About 4.6 million middle and high school students were users of a tobacco product in 2014, the Centers and Disease Control and Prevention says.
About 70 percent of those students, the Center says, used at least one flavored tobacco product.
"There is growing concern that widely marketed varieties of new and existing flavored tobacco products might appeal to youths and could be contributing to recent increases in the use of tobacco products," the CDC says.
The CDC and the Food and Drug Administration analyzed data from the 2014 National Youth Tobacco Survey to determine how frequently middle school and high school students used cigarettes, e-cigarettes, cigars, and smokeless tobacco products.
About 22,000 students at more than 200 schools took part in the 2014 survey.
Among high school students who used tobacco at least once in the previous 30 days, frequent use (20 or more days in the previous 30) was most prevalent among smokeless tobacco users (42.0 percent), followed by cigarette smokers (31.6 percent), e-cigarette users (15.5% percent, and cigar smokers (13.1 percent).
About 2.2. million of those students used two or more types of tobacco products, which the CDC says leads to increased symptoms of nicotine dependence.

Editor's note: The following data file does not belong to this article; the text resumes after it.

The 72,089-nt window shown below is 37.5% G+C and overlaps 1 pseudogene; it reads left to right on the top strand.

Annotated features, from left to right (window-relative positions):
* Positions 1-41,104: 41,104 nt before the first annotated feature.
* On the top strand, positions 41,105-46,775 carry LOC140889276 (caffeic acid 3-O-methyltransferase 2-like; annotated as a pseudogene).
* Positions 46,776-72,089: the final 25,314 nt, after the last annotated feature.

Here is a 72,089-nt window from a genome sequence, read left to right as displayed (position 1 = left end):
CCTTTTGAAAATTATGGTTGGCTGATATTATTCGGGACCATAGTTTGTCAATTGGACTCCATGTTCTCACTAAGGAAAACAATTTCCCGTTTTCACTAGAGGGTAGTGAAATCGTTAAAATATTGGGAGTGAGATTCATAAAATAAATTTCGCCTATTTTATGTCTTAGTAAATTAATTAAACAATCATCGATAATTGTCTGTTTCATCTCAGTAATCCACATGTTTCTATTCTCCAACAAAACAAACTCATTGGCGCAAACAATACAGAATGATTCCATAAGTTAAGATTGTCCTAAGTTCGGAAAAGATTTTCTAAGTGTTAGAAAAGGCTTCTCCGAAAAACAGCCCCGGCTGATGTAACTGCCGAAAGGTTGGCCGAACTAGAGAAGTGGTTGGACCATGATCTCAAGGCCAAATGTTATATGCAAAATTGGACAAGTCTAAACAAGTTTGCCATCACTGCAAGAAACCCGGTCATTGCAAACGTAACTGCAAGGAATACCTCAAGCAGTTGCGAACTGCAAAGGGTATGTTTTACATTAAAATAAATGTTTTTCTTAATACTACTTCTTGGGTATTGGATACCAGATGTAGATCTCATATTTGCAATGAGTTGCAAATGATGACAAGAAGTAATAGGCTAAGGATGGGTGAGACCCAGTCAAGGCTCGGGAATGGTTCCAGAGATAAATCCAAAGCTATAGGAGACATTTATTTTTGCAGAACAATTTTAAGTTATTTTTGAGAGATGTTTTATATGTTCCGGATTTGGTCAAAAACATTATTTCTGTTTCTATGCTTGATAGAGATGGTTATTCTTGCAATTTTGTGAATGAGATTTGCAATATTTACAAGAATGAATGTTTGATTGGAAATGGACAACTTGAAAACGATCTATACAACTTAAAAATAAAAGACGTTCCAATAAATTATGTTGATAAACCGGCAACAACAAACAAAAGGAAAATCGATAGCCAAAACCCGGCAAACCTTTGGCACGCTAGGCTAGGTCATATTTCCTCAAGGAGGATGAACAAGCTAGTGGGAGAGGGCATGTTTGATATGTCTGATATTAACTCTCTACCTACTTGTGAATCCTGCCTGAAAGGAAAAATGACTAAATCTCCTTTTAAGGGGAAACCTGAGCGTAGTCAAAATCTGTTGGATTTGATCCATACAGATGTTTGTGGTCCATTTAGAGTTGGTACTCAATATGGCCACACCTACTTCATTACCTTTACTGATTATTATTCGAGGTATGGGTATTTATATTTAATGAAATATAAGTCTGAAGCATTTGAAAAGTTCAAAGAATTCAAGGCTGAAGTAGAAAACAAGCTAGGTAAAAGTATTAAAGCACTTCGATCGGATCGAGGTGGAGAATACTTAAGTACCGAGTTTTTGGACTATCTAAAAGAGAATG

"The increased use of emerging tobacco products, such as e-cigarettes and hookahs, and the use of multiple types of tobacco products, is a public health concern.," the CDC says. "Greater understanding of the types of tobacco products and patterns of use of these products among youths is important for ensuring that proven tobacco prevention and control strategies...address the diverse types of tobacco products used by youth."
In addition, the CDC estimated, 1.58 million had used a flavored e-cigarette, 1.02 million had used flavored hookah tobacco, 910,000 had used a flavored cigar, 690,000 had used flavored smokeless tobacco, 900,000 had used menthol cigarettes, and 120,000 had used flavored tobacco in pipes.
"Flavored tobacco products are enticing a new generation of America’s youth into nicotine addiction, condemning many of them to tobacco-related disease and early death,” says CDC Director Tom Frieden.